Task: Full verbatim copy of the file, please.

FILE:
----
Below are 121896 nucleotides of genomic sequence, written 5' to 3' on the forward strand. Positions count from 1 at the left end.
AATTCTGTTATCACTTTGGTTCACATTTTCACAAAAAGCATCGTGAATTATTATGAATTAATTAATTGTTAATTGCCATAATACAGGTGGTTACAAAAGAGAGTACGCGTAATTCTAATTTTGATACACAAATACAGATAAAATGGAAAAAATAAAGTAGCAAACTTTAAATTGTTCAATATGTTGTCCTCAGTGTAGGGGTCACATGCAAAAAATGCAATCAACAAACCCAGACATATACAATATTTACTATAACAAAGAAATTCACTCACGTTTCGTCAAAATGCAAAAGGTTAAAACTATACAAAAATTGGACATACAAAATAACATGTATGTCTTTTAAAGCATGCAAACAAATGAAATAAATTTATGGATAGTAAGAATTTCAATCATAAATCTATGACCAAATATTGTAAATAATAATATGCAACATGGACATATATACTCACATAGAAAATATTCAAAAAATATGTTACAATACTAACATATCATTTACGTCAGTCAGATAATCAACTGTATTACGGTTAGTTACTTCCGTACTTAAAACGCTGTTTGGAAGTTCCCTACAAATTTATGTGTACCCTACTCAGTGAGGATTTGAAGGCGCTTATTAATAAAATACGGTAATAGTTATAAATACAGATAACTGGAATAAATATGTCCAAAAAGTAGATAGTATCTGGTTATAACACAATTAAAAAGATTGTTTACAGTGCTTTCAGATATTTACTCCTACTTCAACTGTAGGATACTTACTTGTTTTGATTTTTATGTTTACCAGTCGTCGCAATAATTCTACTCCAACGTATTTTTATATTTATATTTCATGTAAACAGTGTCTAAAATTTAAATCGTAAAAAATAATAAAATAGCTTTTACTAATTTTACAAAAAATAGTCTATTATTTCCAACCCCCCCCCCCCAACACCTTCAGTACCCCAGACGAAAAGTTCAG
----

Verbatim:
Below are 121896 nucleotides of genomic sequence, written 5' to 3' on the forward strand. Positions count from 1 at the left end.
AATTCTGTTATCACTTTGGTTCACATTTTCACAAAAAGCATCGTGAATTATTATGAATTAATTAATTGTTAATTGCCATAATACAGGTGGTTACAAAAGAGAGTACGCGTAATTCTAATTTTGATACACAAATACAGATAAAATGGAAAAAATAAAGTAGCAAACTTTAAATTGTTCAATATGTTGTCCTCAGTGTAGGGGTCACATGCAAAAAATGCAATCAACAAACCCAGACATATACAATATTTACTATAACAAAGAAATTCACTCACGTTTCGTCAAAATGCAAAAGGTTAAAACTATACAAAAATTGGACATACAAAATAACATGTATGTCTTTTAAAGCATGCAAACAAATGAAATAAATTTATGGATAGTAAGAATTTCAATCATAAATCTATGACCAAATATTGTAAATAATAATATGCAACATGGACATATATACTCACATAGAAAATATTCAAAAAATATGTTACAATACTAACATATCATTTACGTCAGTCAGATAATCAACTGTATTACGGTTAGTTACTTCCGTACTTAAAACGCTGTTTGGAAGTTCCCTACAAATTTATGTGTACCCTACTCAGTGAGGATTTGAAGGCGCTTATTAATAAAATACGGTAATAGTTATAAATACAGATAACTGGAATAAATATGTCCAAAAAGTAGATAGTATCTGGTTATAACACAATTAAAAAGATTGTTTACAGTGCTTTCAGATATTTACTCCTACTTCAACTGTAGGATACTTACTTGTTTTGATTTTTATGTTTACCAGTCGTCGCAATAATTCTACTCCAACGTATTTTTATATTTATATTTCATGTAAACAGTGTCTAAAATTTAAATCGTAAAAAATAATAAAATAGCTTTTACTAATTTTACAAAAAATAGTCTATTATTTCCAACCCCCCCCCCCCAACACCTTCAGTACCCCAGACGAAAAGTTCAG